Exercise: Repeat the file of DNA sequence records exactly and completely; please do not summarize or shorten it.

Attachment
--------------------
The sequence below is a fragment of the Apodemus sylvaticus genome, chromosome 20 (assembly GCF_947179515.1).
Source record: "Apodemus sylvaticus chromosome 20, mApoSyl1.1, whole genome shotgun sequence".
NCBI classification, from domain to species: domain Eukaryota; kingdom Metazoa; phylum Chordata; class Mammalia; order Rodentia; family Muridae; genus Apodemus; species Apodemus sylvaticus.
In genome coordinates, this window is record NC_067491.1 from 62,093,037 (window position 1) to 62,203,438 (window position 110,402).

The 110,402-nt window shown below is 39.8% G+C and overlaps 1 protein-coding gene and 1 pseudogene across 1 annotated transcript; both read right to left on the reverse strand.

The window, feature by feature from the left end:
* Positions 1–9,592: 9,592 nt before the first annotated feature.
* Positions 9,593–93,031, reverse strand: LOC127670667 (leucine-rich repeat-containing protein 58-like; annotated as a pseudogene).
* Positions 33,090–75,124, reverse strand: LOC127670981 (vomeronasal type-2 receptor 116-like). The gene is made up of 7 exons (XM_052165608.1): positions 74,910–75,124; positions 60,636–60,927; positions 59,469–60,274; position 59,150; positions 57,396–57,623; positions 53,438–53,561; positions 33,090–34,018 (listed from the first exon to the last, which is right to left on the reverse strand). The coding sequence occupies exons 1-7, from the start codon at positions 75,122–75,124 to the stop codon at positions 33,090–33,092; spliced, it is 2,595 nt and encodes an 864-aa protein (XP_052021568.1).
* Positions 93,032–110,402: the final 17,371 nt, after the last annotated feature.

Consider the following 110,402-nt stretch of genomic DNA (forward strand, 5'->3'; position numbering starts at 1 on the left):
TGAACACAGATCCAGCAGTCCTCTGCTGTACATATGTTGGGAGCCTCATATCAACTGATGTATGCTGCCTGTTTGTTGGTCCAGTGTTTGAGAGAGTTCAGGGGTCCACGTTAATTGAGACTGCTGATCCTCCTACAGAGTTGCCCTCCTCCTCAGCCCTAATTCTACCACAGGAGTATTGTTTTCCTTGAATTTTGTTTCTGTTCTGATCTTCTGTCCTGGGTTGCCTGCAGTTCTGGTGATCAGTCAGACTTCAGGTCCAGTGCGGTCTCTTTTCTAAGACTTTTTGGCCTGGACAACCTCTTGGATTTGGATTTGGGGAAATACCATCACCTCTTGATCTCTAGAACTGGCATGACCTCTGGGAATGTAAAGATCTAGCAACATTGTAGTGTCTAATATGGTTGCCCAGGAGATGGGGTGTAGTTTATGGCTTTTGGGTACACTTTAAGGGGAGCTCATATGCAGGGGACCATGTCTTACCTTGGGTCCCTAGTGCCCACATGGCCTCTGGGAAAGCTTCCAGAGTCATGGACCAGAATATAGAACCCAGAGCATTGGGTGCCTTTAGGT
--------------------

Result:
The sequence below is a fragment of the Apodemus sylvaticus genome, chromosome 20 (assembly GCF_947179515.1).
Source record: "Apodemus sylvaticus chromosome 20, mApoSyl1.1, whole genome shotgun sequence".
NCBI classification, from domain to species: domain Eukaryota; kingdom Metazoa; phylum Chordata; class Mammalia; order Rodentia; family Muridae; genus Apodemus; species Apodemus sylvaticus.
In genome coordinates, this window is record NC_067491.1 from 62,093,037 (window position 1) to 62,203,438 (window position 110,402).

The 110,402-nt window shown below is 39.8% G+C and overlaps 1 protein-coding gene and 1 pseudogene across 1 annotated transcript; both read right to left on the reverse strand.

The window, feature by feature from the left end:
* Positions 1–9,592: 9,592 nt before the first annotated feature.
* Positions 9,593–93,031, reverse strand: LOC127670667 (leucine-rich repeat-containing protein 58-like; annotated as a pseudogene).
* Positions 33,090–75,124, reverse strand: LOC127670981 (vomeronasal type-2 receptor 116-like). The gene is made up of 7 exons (XM_052165608.1): positions 74,910–75,124; positions 60,636–60,927; positions 59,469–60,274; position 59,150; positions 57,396–57,623; positions 53,438–53,561; positions 33,090–34,018 (listed from the first exon to the last, which is right to left on the reverse strand). The coding sequence occupies exons 1-7, from the start codon at positions 75,122–75,124 to the stop codon at positions 33,090–33,092; spliced, it is 2,595 nt and encodes an 864-aa protein (XP_052021568.1).
* Positions 93,032–110,402: the final 17,371 nt, after the last annotated feature.

Consider the following 110,402-nt stretch of genomic DNA (forward strand, 5'->3'; position numbering starts at 1 on the left):
TGAACACAGATCCAGCAGTCCTCTGCTGTACATATGTTGGGAGCCTCATATCAACTGATGTATGCTGCCTGTTTGTTGGTCCAGTGTTTGAGAGAGTTCAGGGGTCCACGTTAATTGAGACTGCTGATCCTCCTACAGAGTTGCCCTCCTCCTCAGCCCTAATTCTACCACAGGAGTATTGTTTTCCTTGAATTTTGTTTCTGTTCTGATCTTCTGTCCTGGGTTGCCTGCAGTTCTGGTGATCAGTCAGACTTCAGGTCCAGTGCGGTCTCTTTTCTAAGACTTTTTGGCCTGGACAACCTCTTGGATTTGGATTTGGGGAAATACCATCACCTCTTGATCTCTAGAACTGGCATGACCTCTGGGAATGTAAAGATCTAGCAACATTGTAGTGTCTAATATGGTTGCCCAGGAGATGGGGTGTAGTTTATGGCTTTTGGGTACACTTTAAGGGGAGCTCATATGCAGGGGACCATGTCTTACCTTGGGTCCCTAGTGCCCACATGGCCTCTGGGAAAGCTTCCAGAGTCATGGACCAGAATATAGAACCCAGAGCATTGGGTGCCTTTAGGT